Why do some fish have white flesh and others do not?

Introduction: Understanding the variation in fish flesh color

Fish come in a variety of colors, and their flesh is no exception. Some fish have white flesh, while others have a pink, red, or even blue hue. The variation in fish flesh color is due to several factors, including genetics, diet, and environmental conditions. Understanding the reasons behind this variation can help us appreciate the diversity of fish and make informed choices when it comes to consumption.

The role of pigments in determining fish flesh color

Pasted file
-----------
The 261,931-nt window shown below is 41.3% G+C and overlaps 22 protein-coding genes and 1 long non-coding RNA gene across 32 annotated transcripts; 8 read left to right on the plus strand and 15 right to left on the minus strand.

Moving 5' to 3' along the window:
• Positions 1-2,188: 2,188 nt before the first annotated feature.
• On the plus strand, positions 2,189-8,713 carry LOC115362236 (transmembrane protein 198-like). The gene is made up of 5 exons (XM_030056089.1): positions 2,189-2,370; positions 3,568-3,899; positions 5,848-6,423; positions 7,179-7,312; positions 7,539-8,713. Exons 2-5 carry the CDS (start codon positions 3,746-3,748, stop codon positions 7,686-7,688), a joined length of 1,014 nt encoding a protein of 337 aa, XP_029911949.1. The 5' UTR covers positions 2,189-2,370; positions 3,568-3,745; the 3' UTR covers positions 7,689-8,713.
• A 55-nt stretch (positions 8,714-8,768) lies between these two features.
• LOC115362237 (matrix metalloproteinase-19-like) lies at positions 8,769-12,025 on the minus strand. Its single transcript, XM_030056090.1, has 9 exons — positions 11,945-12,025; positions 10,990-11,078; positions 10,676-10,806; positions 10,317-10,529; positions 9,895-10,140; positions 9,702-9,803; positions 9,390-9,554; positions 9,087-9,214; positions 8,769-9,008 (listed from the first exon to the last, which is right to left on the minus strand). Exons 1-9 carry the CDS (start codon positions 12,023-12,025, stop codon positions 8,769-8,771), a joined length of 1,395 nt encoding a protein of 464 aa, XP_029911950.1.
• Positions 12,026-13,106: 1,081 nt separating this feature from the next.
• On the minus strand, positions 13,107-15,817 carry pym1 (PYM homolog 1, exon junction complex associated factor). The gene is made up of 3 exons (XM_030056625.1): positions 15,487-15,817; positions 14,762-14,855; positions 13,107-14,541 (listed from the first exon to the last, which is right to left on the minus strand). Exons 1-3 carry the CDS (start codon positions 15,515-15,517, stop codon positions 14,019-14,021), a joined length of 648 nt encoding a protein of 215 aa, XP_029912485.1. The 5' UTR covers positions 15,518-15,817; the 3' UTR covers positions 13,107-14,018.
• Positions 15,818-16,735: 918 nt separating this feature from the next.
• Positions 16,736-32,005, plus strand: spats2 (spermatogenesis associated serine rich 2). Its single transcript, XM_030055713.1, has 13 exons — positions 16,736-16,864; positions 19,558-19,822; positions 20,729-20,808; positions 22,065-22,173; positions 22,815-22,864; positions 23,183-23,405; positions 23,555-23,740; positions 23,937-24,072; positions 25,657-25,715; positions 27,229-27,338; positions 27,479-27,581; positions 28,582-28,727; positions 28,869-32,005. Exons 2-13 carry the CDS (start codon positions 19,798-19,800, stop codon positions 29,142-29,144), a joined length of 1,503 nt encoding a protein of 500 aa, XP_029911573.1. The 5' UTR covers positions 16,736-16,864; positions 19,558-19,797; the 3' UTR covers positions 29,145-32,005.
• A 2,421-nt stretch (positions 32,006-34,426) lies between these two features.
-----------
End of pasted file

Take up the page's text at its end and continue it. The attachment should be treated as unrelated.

Pigments are responsible for the coloration of fish flesh. Different types of pigments absorb and reflect different wavelengths of light, which produces the color we see. In fish, two types of pigments are primarily responsible for flesh color: carotenoids and myoglobin.

Carotenoids are organic pigments found in plants and animals. They are responsible for the bright colors of fruits and vegetables, as well as the pink and red hues of some fish flesh. Myoglobin, on the other hand, is a protein pigment found in muscle tissue that gives some fish flesh a darker color.

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